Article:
No. of Recommendations: 1
"These are the choices available and of course our tendency is to look at past performance and pick the bond fund with the best performance. Probably not the best idea, so I'd like some help understanding these funds in order learn and to make an educated decision about the funds available."

Chasing past performance is a very nice way to lose a lot of money.

I presume your wife doesn't have the option of buying individual bonds, instead of bond fund or money market as the only fixed income options.

If you read this board, you'll see that most of us don't think much of bond funds, and not because we're like stock pickers, who don't lke funds because they think they are smarter, but because there are some inherent problems with bond funds.

In a rising interest rate environment (and remember, 1-2 years ago, rates were lower than they had been in 40 years, and they still haven't reached average), bond fund NAVs will drop, so your total return (dividends minus capital loss) will be less than the dividends alone. This won't beat investing in individual bonds or CDs: whether it beats a money market is hard to predict.

We've also been uncovering other issues about returns on bond funds that could make them even worse than they should be.

We don't know for sure where rates are headed (my mother-in-law informed me a couple of days ago that they were going up and to wait, so I'm almost certain the are headed down). Bill Gross, PIMCO's guru, who is considered the smartest guy about bonds also says rates are headed up, but about 6 months or a year ago, he said they were headed back down and they've been going up ever since. Really objective evidence, like National Debt, should suggest higher rates, but there are lots of other factors, like Asian lending and what the Fed does if the economy cools with high gas prices and falling real estate values.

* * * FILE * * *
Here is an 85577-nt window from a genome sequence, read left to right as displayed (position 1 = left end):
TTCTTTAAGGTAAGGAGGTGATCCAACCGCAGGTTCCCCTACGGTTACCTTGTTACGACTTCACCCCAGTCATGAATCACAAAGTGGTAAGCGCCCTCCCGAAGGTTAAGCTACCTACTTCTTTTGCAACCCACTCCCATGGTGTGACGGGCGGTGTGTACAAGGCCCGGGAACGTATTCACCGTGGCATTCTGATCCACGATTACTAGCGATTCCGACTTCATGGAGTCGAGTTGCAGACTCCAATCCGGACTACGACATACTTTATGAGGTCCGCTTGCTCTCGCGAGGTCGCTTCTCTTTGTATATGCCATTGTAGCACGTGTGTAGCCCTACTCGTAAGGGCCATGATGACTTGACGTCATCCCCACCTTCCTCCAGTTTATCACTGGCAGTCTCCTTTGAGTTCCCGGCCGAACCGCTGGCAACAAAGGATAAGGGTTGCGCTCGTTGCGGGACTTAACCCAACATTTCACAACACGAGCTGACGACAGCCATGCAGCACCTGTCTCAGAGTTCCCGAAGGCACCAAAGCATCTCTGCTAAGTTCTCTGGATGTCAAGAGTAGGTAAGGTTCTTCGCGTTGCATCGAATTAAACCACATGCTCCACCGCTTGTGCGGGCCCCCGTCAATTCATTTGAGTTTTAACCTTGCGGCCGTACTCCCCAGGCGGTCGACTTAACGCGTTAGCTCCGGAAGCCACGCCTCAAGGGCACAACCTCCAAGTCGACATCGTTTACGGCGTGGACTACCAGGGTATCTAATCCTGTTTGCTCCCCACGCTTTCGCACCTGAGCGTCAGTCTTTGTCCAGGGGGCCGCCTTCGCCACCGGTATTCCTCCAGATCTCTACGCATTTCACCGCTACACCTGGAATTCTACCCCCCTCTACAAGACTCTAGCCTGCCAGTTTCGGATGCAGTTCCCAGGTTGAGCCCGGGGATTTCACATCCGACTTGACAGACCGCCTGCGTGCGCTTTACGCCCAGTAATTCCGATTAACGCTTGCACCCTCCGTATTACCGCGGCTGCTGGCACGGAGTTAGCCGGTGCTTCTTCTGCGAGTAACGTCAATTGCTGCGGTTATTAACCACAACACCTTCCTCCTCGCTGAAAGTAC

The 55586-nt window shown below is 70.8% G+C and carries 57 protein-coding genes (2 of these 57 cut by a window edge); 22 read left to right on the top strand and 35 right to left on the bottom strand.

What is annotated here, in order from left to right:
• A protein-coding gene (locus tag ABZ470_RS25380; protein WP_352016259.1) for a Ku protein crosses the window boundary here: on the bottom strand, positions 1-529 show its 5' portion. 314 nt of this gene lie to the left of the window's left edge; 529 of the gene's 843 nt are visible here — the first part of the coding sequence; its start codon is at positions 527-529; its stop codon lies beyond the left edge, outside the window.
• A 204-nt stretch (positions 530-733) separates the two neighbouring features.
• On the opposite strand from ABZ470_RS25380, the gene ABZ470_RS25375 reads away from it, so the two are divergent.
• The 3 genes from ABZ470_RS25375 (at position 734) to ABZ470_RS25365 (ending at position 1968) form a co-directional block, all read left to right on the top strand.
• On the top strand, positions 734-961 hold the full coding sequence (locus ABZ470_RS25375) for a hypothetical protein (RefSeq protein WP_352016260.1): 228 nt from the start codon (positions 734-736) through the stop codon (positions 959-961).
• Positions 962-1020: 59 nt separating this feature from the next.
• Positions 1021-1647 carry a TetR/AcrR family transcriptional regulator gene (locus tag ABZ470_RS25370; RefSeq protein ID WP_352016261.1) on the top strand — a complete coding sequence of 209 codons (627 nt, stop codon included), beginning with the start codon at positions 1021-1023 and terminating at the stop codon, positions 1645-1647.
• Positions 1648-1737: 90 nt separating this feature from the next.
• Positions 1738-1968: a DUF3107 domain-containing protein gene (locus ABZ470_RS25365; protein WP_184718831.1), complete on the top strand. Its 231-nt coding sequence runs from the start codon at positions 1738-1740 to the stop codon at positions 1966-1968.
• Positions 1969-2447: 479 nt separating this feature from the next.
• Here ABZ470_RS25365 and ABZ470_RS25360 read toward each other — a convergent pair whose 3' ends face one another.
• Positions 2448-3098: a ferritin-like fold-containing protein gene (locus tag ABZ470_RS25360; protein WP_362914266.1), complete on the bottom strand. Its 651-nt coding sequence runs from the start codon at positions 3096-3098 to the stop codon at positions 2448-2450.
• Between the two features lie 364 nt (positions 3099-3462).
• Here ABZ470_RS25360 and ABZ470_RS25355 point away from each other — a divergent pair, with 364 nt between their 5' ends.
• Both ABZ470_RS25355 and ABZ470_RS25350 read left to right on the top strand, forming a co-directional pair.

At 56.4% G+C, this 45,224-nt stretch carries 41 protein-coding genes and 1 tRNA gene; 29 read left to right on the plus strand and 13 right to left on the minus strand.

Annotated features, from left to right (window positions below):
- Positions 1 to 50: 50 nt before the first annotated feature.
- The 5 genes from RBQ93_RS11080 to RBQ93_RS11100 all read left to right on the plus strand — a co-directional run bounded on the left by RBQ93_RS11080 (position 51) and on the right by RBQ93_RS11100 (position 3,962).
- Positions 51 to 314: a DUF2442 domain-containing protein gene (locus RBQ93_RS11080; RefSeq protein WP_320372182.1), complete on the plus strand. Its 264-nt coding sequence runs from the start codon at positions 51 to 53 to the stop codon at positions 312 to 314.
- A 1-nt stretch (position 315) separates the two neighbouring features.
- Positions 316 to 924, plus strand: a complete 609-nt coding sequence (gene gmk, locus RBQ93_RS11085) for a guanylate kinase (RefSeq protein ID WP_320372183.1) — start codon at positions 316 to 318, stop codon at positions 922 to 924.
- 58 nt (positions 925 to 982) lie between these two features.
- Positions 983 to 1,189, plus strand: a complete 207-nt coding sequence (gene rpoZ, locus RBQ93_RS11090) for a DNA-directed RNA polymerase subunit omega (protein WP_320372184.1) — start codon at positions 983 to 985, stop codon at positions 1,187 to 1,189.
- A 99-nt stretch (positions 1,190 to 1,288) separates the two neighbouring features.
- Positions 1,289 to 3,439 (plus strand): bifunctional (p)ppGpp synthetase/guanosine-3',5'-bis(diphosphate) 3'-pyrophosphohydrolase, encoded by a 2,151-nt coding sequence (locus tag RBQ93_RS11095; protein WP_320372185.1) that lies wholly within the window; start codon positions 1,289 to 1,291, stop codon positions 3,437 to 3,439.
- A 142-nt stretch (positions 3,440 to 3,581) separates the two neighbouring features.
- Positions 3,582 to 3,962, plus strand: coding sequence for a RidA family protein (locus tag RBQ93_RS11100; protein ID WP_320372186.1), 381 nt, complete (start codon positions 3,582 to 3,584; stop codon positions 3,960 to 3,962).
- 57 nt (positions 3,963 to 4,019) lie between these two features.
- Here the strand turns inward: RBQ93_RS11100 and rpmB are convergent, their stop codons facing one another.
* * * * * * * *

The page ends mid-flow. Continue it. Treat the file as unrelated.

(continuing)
Anyway, if you do want a bond fund instead of accepting money market yields, which aren't that much lower (at least the ones at Vanguard and TIAA-Cref), it is safer to stick with the shorter duration funds for now. The index fund should have a duration of around 4.5%, so a 1% point gain in relevant interest rates should only translate into a 4.5% loss to NAV.

PIMCO Total Return may attempt to outsmart the market (which an index fund won't): you'll pay a higher expense ratio for that and it may or may not succeed, but it is probably in the same risk category as the index fund.

TIPS (inflation protected) funds hold longer bonds, but should be only slightly riskier than the other two funds, because of how TIPS work.

The High Yield fund is a different can of worms: junk bonds track stocks more than interest rates, because the risks are of default during down economic times.

I don't know about the PC fund. I don't think social choice would make much of a difference in yield or risk.
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